Paul Gallico tells a simple tale in this novella about friendship, love and loss. In the opening pages we are introduced to the ‘desolate and utterly lonely’ Great Marsh on the Essex coast. Like an artist, Gallico paints a picture of the scenery, making it seem both beautiful and sad; ‘Greys and blues and soft greens are the colours, for when the skies are dark in the long winters, the many waters of the beaches and marshes reflect the cold and sombre colour. But sometimes, with the sunrise and sunset, sky and land are aflame with red and golden fire’.
It’s not a great surprise to learn that the protagonist of The Snow Goose is a painter living and working quietly in an abandoned lighthouse. Rhayader, who shies away from public life because of his hunched back and clawed hand, lives a solitary life but is not alone – he is surrounded by nature, and the birds are his friends.
One day a girl brings an injured snow goose to Rhayader to heal. At first she is afraid, but as she visits frequently to see the goose, a gradual and gentle friendship forms between the two. When the healed snow goose returns each autumn, so does Frith until one day she is no longer the grubby little girl that had first appeared on his doorstep.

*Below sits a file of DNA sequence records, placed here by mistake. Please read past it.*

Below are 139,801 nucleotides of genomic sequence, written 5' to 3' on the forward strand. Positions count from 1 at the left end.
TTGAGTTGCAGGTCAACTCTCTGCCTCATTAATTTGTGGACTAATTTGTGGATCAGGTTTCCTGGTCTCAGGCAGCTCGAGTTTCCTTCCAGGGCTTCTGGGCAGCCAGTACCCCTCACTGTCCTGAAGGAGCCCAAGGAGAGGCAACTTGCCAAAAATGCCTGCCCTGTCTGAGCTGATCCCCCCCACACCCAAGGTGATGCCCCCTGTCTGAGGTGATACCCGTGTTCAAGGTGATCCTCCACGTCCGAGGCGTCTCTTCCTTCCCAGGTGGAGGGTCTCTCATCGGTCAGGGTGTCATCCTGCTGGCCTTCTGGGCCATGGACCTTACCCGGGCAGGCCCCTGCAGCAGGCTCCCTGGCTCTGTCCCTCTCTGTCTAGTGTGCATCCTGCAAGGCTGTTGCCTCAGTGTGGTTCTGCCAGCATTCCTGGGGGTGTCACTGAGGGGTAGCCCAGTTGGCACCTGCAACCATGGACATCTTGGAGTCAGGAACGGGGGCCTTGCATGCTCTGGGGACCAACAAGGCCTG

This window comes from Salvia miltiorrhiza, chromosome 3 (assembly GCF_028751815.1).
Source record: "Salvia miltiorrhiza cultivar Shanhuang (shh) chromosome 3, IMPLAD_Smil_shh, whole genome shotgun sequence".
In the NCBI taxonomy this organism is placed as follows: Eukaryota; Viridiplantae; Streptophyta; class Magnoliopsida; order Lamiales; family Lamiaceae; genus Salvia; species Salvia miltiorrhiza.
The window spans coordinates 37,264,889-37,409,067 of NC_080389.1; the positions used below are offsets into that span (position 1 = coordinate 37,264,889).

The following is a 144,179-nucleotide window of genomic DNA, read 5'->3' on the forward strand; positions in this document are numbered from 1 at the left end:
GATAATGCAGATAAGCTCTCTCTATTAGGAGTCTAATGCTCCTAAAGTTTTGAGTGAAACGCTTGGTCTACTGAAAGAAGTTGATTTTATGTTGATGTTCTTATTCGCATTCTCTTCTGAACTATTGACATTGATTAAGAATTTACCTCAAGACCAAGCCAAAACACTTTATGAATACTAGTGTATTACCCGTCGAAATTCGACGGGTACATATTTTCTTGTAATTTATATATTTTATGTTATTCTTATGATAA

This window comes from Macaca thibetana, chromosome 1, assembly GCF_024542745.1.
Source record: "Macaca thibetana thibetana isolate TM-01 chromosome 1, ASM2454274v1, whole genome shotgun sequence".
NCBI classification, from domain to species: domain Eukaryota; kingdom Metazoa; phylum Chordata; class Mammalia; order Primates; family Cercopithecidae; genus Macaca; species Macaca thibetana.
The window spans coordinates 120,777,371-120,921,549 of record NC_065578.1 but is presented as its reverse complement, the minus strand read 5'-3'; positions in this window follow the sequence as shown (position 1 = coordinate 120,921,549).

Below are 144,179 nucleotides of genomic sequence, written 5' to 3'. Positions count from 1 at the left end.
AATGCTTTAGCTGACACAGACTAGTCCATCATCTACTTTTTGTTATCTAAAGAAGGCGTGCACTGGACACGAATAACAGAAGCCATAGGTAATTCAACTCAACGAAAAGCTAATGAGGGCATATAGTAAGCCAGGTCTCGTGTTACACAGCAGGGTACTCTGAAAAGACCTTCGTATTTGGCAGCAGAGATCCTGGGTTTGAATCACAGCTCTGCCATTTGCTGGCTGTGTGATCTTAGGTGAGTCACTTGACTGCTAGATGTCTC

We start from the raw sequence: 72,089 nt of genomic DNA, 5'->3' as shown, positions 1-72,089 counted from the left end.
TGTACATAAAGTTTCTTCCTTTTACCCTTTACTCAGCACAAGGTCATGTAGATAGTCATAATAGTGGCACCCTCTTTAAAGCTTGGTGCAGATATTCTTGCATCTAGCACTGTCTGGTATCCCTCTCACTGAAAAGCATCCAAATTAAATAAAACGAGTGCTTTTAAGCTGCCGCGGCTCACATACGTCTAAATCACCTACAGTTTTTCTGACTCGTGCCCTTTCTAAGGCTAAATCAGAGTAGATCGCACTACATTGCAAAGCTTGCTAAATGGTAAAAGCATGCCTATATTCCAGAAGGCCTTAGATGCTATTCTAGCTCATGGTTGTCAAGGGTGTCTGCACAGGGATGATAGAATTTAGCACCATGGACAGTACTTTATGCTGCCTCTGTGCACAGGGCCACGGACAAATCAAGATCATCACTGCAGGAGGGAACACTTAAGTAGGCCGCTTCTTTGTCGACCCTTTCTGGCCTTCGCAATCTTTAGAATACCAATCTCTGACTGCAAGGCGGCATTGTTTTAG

The gentle writing that captures the Great Marsh and Rhayader’s life there could not be more different to the story of Dunkirk that follows. It’s told from the perspectives of soldiers who witness a man in a small boat, sailing across the water, followed by a white goose. This leads to a thoughtful and poignant ending.
My copy of The Snow Goose also has a charming fable as an added bonus. The Small Miracle explores the sweet friendship between Pepino and his donkey Violetta. When Violetta becomes ill, poor orphaned Pepino will stop at nothing to save her. His plan is to take the donkey to the crypt below the church of the Basilica of St Francis and pray for St Francis to heal her. But first, he must persuade the right people to let him, and that is not an easy task!
This lovely book is a perfect present (with Christmas coming up!) for children or adults. I like my copy, but have seen some beautiful editions with coloured illustrations which also look great.